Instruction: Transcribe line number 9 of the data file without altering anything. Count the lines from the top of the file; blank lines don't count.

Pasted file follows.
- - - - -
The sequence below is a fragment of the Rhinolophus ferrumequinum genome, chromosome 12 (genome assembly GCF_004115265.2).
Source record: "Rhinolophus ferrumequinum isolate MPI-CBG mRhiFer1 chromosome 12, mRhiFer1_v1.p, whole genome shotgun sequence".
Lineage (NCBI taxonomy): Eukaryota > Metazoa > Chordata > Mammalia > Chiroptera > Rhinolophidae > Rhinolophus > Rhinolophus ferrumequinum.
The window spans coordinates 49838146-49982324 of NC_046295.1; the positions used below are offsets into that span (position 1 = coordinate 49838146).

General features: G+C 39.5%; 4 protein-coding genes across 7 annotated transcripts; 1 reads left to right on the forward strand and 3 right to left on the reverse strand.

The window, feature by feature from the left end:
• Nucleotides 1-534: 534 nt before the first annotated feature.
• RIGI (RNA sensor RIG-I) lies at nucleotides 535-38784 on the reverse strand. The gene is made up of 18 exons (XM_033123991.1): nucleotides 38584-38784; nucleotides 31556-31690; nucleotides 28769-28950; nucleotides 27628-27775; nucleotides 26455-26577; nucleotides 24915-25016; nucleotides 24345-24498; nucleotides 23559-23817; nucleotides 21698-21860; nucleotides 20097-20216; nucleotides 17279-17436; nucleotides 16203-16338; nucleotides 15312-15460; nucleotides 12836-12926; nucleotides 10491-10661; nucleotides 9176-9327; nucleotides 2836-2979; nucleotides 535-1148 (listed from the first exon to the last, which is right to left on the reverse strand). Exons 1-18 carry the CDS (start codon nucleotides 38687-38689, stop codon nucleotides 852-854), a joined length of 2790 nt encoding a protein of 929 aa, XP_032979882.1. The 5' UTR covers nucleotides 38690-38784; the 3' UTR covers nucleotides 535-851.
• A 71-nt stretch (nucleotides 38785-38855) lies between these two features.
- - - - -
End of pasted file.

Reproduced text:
• A 71-nt stretch (nucleotides 38785-38855) lies between these two features.